If you have just separated or are likely to, it is important you get advice about what will happen with custody of the children. In the world of family law in Australia, we refer to this as parenting arrangements – who a child will live, spend time and communicate with, among other things.

Most of the time, parents who have separated can agree on a parenting plan for their children.  For some, the children might live with one parent, and see the other at weekends, holidays and special days. For others, the children may effectively have two homes and spend an equal amount of time with each parent. For many, the arrangements are somewhere between.

Sadly, not all agreements can be made amicably, or there may be extenuating circumstances for which parents choose to litigate in the family court system. Litigating child matters in the courts can be particularly emotionally straining for all parties involved and it should be considered to be a last resort. That being said, it is important to understand the process and implications if you’re considering seeking custody as part of a separation. 

What is child custody?

The term ‘custody’ is no longer used by the family law courts, but still used regularly by others and in the media. In Australia, parenting arrangements fall under the Family Law Act 1975, which covers divorce and separation, property separation, parenting arrangements and maintenance. The terms ‘custody’ and ‘access’ are no longer used and have been replaced with ‘live with’ arrangements and ‘spend time with’ arrangements as preferred terms.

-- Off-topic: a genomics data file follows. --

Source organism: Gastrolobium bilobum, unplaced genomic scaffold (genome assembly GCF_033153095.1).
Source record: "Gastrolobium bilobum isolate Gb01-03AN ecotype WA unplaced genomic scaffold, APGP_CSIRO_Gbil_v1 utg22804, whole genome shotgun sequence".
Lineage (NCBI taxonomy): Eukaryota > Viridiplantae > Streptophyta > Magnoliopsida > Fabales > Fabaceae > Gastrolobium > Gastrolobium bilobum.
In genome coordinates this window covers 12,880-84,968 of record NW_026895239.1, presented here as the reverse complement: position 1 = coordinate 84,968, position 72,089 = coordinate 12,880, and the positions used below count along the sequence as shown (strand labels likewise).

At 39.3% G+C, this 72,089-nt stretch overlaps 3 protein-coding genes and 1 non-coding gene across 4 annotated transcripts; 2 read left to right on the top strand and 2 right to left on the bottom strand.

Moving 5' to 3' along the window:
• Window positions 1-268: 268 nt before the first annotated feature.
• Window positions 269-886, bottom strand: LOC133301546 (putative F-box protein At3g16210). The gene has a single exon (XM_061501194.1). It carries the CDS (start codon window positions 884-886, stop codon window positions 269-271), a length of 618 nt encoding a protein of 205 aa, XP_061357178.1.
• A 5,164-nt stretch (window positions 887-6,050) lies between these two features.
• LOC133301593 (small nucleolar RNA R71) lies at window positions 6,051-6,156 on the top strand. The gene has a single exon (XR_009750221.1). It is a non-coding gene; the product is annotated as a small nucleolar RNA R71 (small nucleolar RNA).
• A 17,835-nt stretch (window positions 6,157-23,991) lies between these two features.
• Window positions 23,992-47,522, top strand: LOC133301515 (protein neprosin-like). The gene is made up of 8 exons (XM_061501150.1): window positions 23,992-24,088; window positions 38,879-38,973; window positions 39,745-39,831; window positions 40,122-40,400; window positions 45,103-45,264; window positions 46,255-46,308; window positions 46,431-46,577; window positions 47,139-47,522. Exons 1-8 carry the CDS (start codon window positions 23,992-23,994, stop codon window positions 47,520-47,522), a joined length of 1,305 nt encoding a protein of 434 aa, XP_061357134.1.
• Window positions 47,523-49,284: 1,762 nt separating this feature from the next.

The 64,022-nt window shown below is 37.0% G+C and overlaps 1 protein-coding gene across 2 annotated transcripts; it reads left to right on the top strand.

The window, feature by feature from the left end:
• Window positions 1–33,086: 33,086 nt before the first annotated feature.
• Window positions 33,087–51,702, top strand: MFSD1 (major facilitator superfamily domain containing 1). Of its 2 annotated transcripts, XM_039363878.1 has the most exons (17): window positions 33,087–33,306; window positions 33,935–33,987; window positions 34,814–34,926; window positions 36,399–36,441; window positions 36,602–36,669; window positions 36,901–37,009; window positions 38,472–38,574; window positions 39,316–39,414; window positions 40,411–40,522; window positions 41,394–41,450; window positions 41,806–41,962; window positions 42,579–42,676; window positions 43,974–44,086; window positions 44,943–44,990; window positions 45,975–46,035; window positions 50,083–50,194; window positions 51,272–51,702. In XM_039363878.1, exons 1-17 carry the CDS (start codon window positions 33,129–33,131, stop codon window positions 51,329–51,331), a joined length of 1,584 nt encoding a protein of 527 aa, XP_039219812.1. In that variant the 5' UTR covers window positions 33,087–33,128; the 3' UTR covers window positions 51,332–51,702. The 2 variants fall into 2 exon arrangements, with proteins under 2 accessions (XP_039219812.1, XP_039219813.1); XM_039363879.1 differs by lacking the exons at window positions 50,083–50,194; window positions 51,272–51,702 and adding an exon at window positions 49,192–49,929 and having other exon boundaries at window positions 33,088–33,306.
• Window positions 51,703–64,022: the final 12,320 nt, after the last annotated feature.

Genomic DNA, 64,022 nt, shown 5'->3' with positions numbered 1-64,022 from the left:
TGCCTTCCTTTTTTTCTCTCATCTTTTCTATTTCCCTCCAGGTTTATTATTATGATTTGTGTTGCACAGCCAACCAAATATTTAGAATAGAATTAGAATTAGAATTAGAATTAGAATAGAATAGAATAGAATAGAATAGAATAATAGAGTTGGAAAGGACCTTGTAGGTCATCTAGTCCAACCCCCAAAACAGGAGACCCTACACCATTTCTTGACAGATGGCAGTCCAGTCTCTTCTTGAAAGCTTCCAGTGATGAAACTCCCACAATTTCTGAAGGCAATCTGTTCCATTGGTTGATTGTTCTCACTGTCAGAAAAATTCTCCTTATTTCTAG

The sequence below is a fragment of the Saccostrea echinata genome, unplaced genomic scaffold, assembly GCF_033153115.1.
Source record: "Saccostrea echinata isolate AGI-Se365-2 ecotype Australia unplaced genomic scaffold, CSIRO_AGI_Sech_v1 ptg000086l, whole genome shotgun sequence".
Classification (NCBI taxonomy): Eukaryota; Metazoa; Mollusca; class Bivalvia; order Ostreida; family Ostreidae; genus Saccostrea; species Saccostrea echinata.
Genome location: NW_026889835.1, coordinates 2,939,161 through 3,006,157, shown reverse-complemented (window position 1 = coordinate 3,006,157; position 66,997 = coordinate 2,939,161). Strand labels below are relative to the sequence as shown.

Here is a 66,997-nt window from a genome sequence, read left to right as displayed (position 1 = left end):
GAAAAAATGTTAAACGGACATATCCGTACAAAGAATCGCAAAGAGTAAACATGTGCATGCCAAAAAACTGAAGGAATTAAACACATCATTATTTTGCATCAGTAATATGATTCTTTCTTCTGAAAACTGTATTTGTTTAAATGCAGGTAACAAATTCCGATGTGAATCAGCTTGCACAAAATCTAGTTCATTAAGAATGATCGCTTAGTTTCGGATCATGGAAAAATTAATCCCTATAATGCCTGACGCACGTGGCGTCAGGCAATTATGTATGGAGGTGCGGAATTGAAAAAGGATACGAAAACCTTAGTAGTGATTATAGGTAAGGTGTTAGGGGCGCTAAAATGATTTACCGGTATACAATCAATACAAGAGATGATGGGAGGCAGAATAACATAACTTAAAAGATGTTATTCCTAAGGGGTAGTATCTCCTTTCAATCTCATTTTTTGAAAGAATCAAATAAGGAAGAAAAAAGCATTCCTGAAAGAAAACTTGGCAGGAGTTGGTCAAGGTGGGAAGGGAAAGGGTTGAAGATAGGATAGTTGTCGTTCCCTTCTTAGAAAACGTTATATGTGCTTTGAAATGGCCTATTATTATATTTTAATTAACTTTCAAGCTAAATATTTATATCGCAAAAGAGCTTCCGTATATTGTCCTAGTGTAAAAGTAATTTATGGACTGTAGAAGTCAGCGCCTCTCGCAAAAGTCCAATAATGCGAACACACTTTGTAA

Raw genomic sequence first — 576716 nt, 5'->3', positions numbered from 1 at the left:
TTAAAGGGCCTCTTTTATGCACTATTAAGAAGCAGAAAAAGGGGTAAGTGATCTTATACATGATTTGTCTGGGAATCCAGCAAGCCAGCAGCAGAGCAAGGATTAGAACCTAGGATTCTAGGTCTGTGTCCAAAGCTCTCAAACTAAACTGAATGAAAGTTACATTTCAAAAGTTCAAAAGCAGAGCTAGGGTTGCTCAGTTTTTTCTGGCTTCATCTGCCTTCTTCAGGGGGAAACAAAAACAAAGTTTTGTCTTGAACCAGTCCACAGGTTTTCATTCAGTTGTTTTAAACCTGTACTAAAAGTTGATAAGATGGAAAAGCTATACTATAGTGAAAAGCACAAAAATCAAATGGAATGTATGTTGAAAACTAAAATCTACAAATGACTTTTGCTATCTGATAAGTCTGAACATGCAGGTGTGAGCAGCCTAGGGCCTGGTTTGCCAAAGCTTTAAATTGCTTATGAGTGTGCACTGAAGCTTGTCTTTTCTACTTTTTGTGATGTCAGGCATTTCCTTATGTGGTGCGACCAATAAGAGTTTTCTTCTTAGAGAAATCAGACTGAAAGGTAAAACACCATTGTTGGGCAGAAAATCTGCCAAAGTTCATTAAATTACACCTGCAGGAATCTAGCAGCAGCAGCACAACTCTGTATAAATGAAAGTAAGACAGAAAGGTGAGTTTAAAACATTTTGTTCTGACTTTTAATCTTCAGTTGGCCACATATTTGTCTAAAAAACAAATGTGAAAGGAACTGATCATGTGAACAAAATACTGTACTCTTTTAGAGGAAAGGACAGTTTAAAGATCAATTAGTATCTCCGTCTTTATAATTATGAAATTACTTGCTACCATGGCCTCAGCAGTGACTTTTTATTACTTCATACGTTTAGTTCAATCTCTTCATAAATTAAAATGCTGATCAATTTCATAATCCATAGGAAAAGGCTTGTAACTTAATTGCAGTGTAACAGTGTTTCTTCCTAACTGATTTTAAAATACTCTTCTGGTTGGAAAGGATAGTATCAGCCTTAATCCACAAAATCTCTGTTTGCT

There is no standard care arrangement for a child following separation or divorce, but the starting point is Section 65E of the Family Law Act. This details the basis of who a child will ‘spend time with’ and who a child will ‘live with’.

The law assumes that decision making is shared amongst parents (for example decisions around religion, medical treatments, changes to where a child lives or to their name or decisions around their education), unless in circumstances of a risk of family violence or abuse. However, equal shared parental responsibility does not always mean that there is an automatic right to spend an equal amount of time with the child. This decision can be made by the Courts in the best interests of the child.

Should I go to court for child custody?

In most child custody cases, parenting arrangements can be made without the intervention from the Courts. Most family law experts recommend finding alternative ways to finding a resolution, for example mediation.  By appointing an experienced family lawyer and taking a proactive approach to litigation, it is very possible to avoid the Court or leave the court system sooner, allowing you to move on and focus on raising your children.